- Cost-Benefit Analysis (CBA). A CBA takes into consideration the total expected monetary costs of certain options in order to choose the control that will be the most effective or the most profitable. This should include any direct and indirect costs associated with a particular option. This type of analysis provides guidance as organizations weigh different options for risk treatment to determine which will have the most positive impacts on the operation as whole.
- Financial Analysis. Different from a BIA or a CBA, a financial analysis assigns a monetary value to all direct and indirect costs in the current operation. This type of analysis examines cash flow, net present value (value of inflows versus value of outflows), internal rate of return (potential profitability of investments), return on investment and payback period (amount of time required to recover the amount invested). It is important for safety professionals to examine and understand how risk controls will affect the organization financially in order to make the case for those controls to their executives.
- Non-Financial Benefits Analysis. The advantages of risk controls go beyond their impact on the bottom line. A non-financial benefits analysis examines the factors that may not be able to be quantified, yet are still important. . These can include improved corporate reputation, customer satisfaction and business sustainability. Accounting for these factors alongside the financial benefits can strengthen the case for safety interventions.
- Multi-Criteria Analysis. While the other analyses focus on the impact of a particular risk treatment option or pair of options, a multi-criteria analysis examines the potential performance of a set of options. The intent is to score and rank each option to determine which will be the most preferable treatment.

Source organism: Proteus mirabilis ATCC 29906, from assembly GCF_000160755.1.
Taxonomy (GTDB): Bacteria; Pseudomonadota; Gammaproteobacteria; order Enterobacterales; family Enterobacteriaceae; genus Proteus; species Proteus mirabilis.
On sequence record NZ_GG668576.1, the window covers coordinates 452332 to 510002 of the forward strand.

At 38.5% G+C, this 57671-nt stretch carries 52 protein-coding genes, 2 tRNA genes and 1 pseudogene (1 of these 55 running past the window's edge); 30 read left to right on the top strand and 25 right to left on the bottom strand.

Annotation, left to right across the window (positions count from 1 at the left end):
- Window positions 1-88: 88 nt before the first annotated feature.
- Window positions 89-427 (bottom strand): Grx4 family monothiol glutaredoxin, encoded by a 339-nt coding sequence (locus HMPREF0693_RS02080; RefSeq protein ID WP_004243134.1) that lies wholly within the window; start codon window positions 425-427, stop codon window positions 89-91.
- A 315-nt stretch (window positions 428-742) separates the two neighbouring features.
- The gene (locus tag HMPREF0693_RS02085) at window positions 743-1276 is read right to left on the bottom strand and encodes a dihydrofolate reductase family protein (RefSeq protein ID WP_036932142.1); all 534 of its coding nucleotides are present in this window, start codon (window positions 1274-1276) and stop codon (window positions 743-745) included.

3. Prepare and Implement Risk Treatment
After completing the review of potential controls and their expected impact, it’s not enough to select a risk treatment option and leave it at that. You have to properly implement and maintain it to achieve optimal effectiveness. A risk treatment plan specifies how your organization will implement treatments to ensure understanding and to monitor effectiveness. The plan should be integrated into existing management systems and processes (e.g., maintenance planning, operating procedures) to make the implementation as seamless as possible. Managing risk should be considered a normal way of doing business and not considered an “add-on” or extra burden to manage.
A risk treatment plan should specify:
- The reasoning behind the selection of treatment options and the anticipated benefits
- Those accountable and responsible for the plan’s approval and implementation
- Resources required, including contingencies
- Proposed actions
- Performance measures
- Required reporting and monitoring
- When actions will commence and be completed
Whichever treatments your organization selects, be sure to communicate that decision to all involved so that they understand the reasoning and how the treatments will be implemented and monitored moving forward. Be sure to acknowledge that a treatment may not produce the expected outcomes as designed or that its effectiveness can degrade over time if not properly monitored and maintained.
In all situations, monitor and review outcomes to ensure that treatments are effective and remain so over time. Doing so enables you to use data to determine adjustments or additional treatments needed to achieve acceptable risk.
This is the fourth in a series of articles that guides you through the risk assessment and risk management process presented in ANSI/ASSP/ISO 31000-2018, Risk Management – Guidelines. Learn more about risk assessment and risk management in Part 1, Part 2 and Part 3 of this series.
Risk Management Tools for Safety Professionals
The Art of Assessing Risk: Selecting, Modifying & Combining Methods to Assess Operational Risks
Residual Risk Reduction: Systematically deciding what is "safe"
Enterprise Risk Assessments: Holistic Approach Provides Companywide Perspective
Communicating & Managing Risk: The Key Result of Risk Assessment